UNITED STATES DISTRICT COURT EASTERN DISTRICT OF NEW YORK
December 5, 2008
UNITED STATES OF AMERICA
RUPINDER KAUR, DEFENDANT.
The opinion of the court was delivered by: Kiyo A. Matsumoto, United States District Judge
MEMORANDUM AND ORDER
Defendant Rupinder Kaur is charged, by Superseding Indictment filed on November 19, 2008, with embezzling over $1,000 in United States currency which came under her control as an employee of the United States Postal Service ("USPS"), in violation of 18 U.S.C. § 1711 ("Count One"); and with making a false entry and record of a matter related to and connected with her duties as a postal employee, with intent to deceive, mislead, injure and defraud, in violation of 18 U.S.C. § 2073 ("Count Two"). On December 4, 2008, the defendant filed a motion to dismiss both counts the Superseding Indictment. For the reasons set forth below, the motion is denied.
I. Count One: Embezzlement
The defendant argues that Count One of the Superseding Indictment should be dismissed because "the government's reliance on one clause of the statute is not supported by the government's recitation of the facts forming the basis of the charge," and the superseding indictment therefore gives the defendant inadequate notice of the charges against her. (Doc. No. 35: Def. Mem. at 1.)
Count One of the Superseding Indictment charges:
COUNT ONE (Embezzlement)
In or about and between October 2001 and March 2008, both dates being approximate and inclusive, within the Eastern District of New York, the defendant RUPINDER KAUR, being an employee of the United States Postal Service, did knowingly and intentionally convert to her own use money and property, to wit: an amount in excess of $1,000 of United States currency, which had come into her hands and under her control in the execution of her employment, and failed and refused to account for and turn over to the proper officer or agent, any such money and property, when required to do so by the law and regulations of the Postal Service, and upon demand and order of the Postal Service, directly and through a duly authorized officer and agent. (Title 18, United States Code, Sections 1711 and 3551 et seq.)
Section 1711 of Title 18 provides, in relevant part:
Whoever, being a Postal Service officer or employee, loans, uses, pledges, hypothecates, or converts to his own use, or deposits in any bank, or exchanges for other funds or property, except as authorized by law, any money or property coming into his hands or under his control in any manner, in the execution or under color of his office, employment, or service, whether or not the same shall be the money or property of the United States; or fails or refuses to remit to or deposit in the Treasury of the United States or in a designated depository, or to account for or turn over to the proper officer or agent, any such money or property, when required to do so by law or the regulations of the Postal Service, or upon demand or order of the Postal Service, either directly or through a duly authorized officer or agent, is guilty of embezzlement[.]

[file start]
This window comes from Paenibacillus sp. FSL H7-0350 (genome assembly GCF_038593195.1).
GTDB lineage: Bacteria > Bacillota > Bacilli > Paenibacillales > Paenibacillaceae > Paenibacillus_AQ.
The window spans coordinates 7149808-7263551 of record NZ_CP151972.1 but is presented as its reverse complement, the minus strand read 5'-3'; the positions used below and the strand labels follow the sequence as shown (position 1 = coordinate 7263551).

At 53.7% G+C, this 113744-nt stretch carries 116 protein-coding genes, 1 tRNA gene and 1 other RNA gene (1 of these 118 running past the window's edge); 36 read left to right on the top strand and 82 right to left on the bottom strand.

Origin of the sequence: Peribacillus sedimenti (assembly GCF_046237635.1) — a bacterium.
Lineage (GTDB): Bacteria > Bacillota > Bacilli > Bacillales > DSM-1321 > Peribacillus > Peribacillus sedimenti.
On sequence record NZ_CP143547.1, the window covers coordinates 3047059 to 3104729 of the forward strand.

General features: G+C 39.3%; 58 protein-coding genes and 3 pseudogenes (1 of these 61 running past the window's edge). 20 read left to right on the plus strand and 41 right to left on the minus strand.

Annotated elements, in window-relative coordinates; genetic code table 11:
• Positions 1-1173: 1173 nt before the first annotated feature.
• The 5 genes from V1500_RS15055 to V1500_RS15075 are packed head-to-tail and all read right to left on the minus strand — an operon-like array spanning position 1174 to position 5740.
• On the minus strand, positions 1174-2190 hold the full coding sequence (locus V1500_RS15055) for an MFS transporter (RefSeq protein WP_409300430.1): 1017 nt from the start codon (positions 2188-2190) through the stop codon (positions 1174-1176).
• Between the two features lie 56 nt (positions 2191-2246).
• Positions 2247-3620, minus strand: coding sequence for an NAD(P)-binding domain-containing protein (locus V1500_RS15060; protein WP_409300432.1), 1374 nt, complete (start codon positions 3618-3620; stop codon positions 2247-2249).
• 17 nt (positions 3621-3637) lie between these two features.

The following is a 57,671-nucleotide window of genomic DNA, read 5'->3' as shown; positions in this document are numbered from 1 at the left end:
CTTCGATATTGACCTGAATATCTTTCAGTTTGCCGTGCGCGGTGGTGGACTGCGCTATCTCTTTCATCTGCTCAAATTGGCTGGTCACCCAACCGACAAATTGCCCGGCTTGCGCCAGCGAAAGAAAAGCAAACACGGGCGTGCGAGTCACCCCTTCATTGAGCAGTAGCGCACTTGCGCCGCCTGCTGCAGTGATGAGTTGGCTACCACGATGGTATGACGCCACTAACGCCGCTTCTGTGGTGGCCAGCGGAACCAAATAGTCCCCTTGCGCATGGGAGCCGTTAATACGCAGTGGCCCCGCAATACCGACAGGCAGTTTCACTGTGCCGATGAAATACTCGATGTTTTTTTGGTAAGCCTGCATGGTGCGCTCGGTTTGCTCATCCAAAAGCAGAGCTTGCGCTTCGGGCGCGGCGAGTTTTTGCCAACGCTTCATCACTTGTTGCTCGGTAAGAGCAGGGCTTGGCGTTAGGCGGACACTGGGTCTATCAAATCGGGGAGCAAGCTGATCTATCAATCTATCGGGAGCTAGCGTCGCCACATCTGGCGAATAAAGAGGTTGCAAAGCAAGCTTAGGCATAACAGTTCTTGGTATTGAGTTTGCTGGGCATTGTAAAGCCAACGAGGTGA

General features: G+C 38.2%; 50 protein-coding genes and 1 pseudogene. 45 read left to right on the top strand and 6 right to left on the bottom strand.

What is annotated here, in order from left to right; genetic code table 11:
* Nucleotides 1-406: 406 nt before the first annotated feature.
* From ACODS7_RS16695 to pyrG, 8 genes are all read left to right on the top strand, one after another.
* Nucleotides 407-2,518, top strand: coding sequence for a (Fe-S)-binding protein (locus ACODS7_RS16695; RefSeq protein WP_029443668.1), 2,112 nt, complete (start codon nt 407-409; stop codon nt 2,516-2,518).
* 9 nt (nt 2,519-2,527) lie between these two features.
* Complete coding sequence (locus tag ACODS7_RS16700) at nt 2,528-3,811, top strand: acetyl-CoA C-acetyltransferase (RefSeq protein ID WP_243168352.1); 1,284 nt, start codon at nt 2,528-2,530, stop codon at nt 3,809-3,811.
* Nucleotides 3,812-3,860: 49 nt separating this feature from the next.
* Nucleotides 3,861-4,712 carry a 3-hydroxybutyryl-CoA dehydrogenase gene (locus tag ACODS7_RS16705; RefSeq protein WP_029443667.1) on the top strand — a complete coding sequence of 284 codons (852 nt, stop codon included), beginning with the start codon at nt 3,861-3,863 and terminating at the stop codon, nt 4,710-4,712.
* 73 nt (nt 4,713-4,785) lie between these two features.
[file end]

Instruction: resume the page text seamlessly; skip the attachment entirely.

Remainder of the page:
Section 1711 can, therefore, be violated by, inter alia, conversion of postal funds to a postal employee's own use, and also by failure to account for or turn over such funds when required to do so by law or the regulations of the Postal Service, or upon demand or order of the Postal Service. This is plainly what Count One of the Superseding Indictment charges. It is well-established that "indictments worded in the conjunctive, charging violations of statutes worded in the disjunctive, can be supported by proof of either of the conjoined means of violating the act." United States v. Schiff, 801 F.2d 108 (2d Cir. 1986) (rejecting defendant's contention that it was error to charge the jury that they could convict if they found the defendant had violated the statute by any one of three means specified in the indictment). Count One of the Superseding Indictment charges knowing and intentional (1) conversion of over $1,000 "and" (2) failure to account for and turn over such money when required to do so. Per Schiff, the jury may find the defendant guilty of violating the statute if it finds that she violated in either of those two ways. See also United States v. Astolas, 487 F.2d 275, 280 (2d. Cir. 1973) (stating that "[a]n indictment may charge alternate ways of violating a statute in the conjunctive, and a conviction under such an indictment will be sustained if the evidence justifies a finding that the statute was violated in any of the ways alleged.").
Defendant contends, however, that Count One of the Superseding Indictment "tracks the statutory elements of conversion of funds." (Def. Mem. at 6.) According to the defendant's reading of Count One, all of the text following the phrase "to wit" constitutes a set of factual allegations about how the conversion was allegedly carried out. (Doc. No. 37, Def. Reply at 2-3). The court disagrees. The phrase, "to wit: an amount in excess of $1,000 of United States currency," merely quantifies and describes the money and property that defendant allegedly converted, and failed and refused to account for and turn over.